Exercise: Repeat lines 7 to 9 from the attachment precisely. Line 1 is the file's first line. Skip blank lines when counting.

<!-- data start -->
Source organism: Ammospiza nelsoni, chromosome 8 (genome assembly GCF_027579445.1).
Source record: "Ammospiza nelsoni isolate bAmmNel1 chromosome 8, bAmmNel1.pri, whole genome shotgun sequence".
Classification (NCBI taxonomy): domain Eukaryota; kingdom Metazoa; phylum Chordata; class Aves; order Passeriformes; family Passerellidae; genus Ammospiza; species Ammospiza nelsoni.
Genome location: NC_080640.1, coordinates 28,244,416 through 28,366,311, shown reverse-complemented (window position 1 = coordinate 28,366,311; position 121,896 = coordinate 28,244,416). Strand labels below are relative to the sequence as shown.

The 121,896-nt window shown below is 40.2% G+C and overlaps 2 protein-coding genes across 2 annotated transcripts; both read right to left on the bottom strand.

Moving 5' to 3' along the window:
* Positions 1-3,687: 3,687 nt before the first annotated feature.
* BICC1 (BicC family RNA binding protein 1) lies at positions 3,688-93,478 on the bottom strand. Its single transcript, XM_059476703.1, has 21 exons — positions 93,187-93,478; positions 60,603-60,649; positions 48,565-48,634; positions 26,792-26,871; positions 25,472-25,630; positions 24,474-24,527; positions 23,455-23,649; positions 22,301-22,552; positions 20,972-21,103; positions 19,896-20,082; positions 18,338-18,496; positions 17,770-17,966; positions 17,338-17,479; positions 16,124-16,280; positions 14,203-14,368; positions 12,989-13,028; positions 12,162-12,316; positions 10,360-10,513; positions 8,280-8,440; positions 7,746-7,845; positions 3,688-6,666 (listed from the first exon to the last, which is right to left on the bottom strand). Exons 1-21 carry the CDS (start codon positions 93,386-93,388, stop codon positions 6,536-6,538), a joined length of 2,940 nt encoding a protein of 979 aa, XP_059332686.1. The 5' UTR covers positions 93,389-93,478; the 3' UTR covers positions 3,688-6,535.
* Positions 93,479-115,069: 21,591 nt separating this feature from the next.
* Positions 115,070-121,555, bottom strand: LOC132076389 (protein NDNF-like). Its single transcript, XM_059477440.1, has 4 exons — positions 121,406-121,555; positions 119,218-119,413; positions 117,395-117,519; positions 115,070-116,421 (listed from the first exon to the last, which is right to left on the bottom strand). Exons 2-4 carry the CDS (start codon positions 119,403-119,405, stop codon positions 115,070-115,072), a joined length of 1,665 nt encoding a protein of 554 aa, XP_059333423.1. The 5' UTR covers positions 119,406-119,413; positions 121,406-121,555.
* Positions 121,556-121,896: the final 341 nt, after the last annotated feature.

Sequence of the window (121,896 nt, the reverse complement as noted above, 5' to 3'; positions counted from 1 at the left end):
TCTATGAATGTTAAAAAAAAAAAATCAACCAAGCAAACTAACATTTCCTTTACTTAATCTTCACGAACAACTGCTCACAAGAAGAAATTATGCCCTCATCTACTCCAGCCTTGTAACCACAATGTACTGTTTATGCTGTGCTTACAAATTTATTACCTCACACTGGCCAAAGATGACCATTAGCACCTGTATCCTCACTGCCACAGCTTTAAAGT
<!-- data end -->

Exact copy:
* Positions 1-3,687: 3,687 nt before the first annotated feature.
* BICC1 (BicC family RNA binding protein 1) lies at positions 3,688-93,478 on the bottom strand. Its single transcript, XM_059476703.1, has 21 exons — positions 93,187-93,478; positions 60,603-60,649; positions 48,565-48,634; positions 26,792-26,871; positions 25,472-25,630; positions 24,474-24,527; positions 23,455-23,649; positions 22,301-22,552; positions 20,972-21,103; positions 19,896-20,082; positions 18,338-18,496; positions 17,770-17,966; positions 17,338-17,479; positions 16,124-16,280; positions 14,203-14,368; positions 12,989-13,028; positions 12,162-12,316; positions 10,360-10,513; positions 8,280-8,440; positions 7,746-7,845; positions 3,688-6,666 (listed from the first exon to the last, which is right to left on the bottom strand). Exons 1-21 carry the CDS (start codon positions 93,386-93,388, stop codon positions 6,536-6,538), a joined length of 2,940 nt encoding a protein of 979 aa, XP_059332686.1. The 5' UTR covers positions 93,389-93,478; the 3' UTR covers positions 3,688-6,535.
* Positions 93,479-115,069: 21,591 nt separating this feature from the next.